View Full Version : Google/Twitter Mistrial

March 18th, 2009, 08:04 PM

As Jurors Turn to Web, Mistrials Are Popping Up

Last week, a juror in a big federal drug trial in Florida admitted to the judge that he had been doing research on the case on the Internet, directly violating the judge’s instructions and centuries of legal rules. But when the judge questioned the rest of the jury, he got an even bigger shock.

Eight other jurors had been doing the same thing. The federal judge, William J. Zloch, had no choice but to declare a mistrial, a waste of eight weeks of work by federal prosecutors and defense lawyers.

“We were stunned,” said a defense lawyer, Peter Raben, who was told by the jury that he had been on the verge of winning the case. “It’s the first time modern technology struck us in that fashion, and it hit us right over the head.”

It might be called a Google mistrial. The use of BlackBerrys and iPhones by jurors gathering and sending out information about cases is wreaking havoc on trials around the country, upending deliberations and infuriating judges.

Last week, a building products company asked an Arkansas court to overturn a $12.6 million judgment, claiming that a juror used Twitter to send updates during the civil trial.

And on Monday, defense lawyers in the federal corruption trial of a former Pennsylvania state senator, Vincent J. Fumo, demanded before the verdict that the judge declare a mistrial because a juror posted updates on the case on Twitter and Facebook. The juror had even told his readers that a “big announcement” was coming on Monday. But the judge decided to let the deliberations continue, and the jury found Mr. Fumo guilty. His lawyers plan to use the Internet postings as grounds for appeal.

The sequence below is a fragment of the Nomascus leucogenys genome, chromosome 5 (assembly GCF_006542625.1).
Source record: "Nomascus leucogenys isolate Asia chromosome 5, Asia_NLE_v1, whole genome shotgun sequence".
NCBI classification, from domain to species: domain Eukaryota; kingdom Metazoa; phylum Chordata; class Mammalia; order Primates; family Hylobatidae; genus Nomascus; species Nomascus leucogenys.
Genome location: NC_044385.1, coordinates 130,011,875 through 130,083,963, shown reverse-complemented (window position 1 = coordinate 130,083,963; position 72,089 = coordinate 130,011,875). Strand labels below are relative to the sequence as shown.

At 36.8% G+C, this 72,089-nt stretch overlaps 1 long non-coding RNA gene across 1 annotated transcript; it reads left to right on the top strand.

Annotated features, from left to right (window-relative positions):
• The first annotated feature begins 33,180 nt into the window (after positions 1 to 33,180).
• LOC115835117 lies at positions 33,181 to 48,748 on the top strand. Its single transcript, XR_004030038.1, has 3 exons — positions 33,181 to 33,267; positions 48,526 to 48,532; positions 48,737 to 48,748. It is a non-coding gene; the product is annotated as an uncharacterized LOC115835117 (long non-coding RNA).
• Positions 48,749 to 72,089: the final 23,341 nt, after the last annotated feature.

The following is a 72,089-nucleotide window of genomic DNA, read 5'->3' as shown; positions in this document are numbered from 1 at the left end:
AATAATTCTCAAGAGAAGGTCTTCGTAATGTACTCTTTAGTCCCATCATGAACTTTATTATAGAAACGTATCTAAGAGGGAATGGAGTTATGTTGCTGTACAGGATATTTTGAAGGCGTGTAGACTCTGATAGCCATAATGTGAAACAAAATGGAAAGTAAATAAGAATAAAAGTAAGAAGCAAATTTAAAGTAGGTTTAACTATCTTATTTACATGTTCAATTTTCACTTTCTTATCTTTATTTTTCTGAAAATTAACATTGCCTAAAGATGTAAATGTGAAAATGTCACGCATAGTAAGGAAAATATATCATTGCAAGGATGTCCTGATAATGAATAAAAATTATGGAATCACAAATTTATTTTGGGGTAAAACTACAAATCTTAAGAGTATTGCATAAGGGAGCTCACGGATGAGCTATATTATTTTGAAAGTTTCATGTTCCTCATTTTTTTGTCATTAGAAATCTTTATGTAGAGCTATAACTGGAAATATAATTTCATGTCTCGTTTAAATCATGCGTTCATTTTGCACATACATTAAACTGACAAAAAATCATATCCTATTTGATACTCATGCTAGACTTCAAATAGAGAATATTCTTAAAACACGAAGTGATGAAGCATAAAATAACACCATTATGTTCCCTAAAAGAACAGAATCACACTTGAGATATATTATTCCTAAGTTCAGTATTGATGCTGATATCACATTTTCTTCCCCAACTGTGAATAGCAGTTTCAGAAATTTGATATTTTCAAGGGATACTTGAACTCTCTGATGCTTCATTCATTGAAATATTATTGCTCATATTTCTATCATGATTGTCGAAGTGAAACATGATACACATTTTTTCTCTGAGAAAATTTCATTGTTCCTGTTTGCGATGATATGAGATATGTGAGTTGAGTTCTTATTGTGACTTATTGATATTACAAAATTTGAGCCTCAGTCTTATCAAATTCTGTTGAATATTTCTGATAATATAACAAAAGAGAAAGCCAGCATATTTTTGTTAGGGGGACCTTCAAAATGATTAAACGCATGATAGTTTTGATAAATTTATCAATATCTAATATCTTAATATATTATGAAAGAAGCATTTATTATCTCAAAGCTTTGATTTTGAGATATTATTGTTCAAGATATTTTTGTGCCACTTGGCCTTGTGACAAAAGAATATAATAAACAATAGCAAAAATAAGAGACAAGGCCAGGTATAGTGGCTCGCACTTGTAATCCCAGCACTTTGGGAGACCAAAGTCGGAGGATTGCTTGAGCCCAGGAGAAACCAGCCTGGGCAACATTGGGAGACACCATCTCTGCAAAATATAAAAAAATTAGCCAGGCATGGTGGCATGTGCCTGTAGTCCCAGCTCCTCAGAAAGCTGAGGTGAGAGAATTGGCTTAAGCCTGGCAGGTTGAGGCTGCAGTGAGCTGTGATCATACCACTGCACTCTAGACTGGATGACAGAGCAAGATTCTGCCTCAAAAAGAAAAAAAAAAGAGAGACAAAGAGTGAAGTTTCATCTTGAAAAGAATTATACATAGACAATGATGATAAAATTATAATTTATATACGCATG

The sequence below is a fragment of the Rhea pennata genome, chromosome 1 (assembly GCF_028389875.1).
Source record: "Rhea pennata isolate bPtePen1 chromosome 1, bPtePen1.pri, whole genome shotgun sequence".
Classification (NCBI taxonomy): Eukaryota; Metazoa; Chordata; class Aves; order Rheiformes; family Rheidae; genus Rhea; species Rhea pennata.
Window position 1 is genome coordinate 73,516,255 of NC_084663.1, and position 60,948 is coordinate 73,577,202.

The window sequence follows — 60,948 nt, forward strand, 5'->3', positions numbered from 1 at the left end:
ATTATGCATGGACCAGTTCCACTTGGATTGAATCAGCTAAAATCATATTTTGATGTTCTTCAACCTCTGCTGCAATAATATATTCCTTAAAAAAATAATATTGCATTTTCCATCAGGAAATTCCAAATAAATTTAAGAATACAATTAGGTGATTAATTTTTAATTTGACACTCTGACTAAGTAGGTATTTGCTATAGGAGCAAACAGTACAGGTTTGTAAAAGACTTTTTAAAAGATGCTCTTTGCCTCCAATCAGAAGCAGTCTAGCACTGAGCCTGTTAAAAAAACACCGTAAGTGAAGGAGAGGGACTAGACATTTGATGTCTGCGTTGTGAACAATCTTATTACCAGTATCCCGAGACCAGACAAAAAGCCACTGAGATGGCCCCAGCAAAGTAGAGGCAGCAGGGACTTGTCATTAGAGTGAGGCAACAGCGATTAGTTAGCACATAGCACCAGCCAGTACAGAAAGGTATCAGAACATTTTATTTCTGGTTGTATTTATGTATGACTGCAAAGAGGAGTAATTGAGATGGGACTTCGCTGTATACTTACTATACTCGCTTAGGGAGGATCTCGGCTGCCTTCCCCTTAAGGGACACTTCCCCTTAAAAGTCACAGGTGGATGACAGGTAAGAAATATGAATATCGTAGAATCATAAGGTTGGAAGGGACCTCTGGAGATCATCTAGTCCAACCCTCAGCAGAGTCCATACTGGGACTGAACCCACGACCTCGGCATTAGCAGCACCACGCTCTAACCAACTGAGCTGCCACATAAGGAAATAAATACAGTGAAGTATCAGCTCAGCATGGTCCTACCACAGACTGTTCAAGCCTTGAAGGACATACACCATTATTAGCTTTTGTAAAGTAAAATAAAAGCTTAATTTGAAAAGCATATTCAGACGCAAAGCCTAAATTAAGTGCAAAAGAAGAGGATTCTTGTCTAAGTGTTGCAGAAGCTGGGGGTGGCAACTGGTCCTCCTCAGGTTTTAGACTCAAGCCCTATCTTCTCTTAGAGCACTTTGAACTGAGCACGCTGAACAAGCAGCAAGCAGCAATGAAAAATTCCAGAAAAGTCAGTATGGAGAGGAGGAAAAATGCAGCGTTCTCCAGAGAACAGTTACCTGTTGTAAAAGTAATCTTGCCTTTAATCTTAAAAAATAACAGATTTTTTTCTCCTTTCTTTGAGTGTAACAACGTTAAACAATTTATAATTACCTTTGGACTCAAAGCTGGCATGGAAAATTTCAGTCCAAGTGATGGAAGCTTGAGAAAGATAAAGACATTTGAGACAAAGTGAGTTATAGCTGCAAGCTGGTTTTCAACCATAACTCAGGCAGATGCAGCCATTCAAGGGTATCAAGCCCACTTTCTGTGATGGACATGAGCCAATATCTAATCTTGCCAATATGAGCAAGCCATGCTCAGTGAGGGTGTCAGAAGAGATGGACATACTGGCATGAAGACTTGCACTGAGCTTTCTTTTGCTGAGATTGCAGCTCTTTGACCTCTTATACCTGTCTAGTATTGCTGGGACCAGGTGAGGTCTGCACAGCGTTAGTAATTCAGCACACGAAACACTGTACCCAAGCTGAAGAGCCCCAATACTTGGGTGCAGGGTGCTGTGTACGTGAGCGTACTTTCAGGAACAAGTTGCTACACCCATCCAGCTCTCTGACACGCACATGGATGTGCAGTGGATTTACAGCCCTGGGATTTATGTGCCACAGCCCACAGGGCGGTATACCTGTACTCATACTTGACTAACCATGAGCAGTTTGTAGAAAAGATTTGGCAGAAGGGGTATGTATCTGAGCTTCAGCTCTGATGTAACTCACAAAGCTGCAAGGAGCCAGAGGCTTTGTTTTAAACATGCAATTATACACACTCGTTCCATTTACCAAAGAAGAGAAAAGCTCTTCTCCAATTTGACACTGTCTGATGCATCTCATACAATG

Jurors are not supposed to seek information outside of the courtroom. They are required to reach a verdict based on only the facts the judge has decided are admissible, and they are not supposed to see evidence that has been excluded as prejudicial. But now, using their cellphones, they can look up the name of a defendant on the Web or examine an intersection using Google Maps, violating the legal system’s complex rules of evidence. They can also tell their friends what is happening in the jury room, though they are supposed to keep their opinions and deliberations secret.

A juror on a lunch or bathroom break can find out many details about a case. Wikipedia can help explain the technology underlying a patent claim or medical condition, Google Maps can show how long it might take to drive from Point A to Point B, and news sites can write about a criminal defendant, his lawyers or expert witnesses.

“It’s really impossible to control it,” said Douglas L. Keene, president of the American Society of Trial Consultants.
(Page 1 - follow rest of article on nytimes.com)

March 18th, 2009, 08:06 PM
People complain about not being able to access the Internet, then when they can..........

March 18th, 2009, 08:13 PM
I think this is BLEEPING hilarious! Especially reading some of the tweets from the offenders:

http://twitter.com/johnathan/statuses/1255697916 - if you read some of his other tweets around this time he's like "So, Johnathan, what did you do today?" Oh, nothing really. I just gave away TWELVE MILLION DOLLARS of somebody else's money!" or

"Bailiff to Judge's Assistant, "This is the one who...tweets."

Bleepin' HILARIOUS hahaha! I hope he didn't get locked up or something though...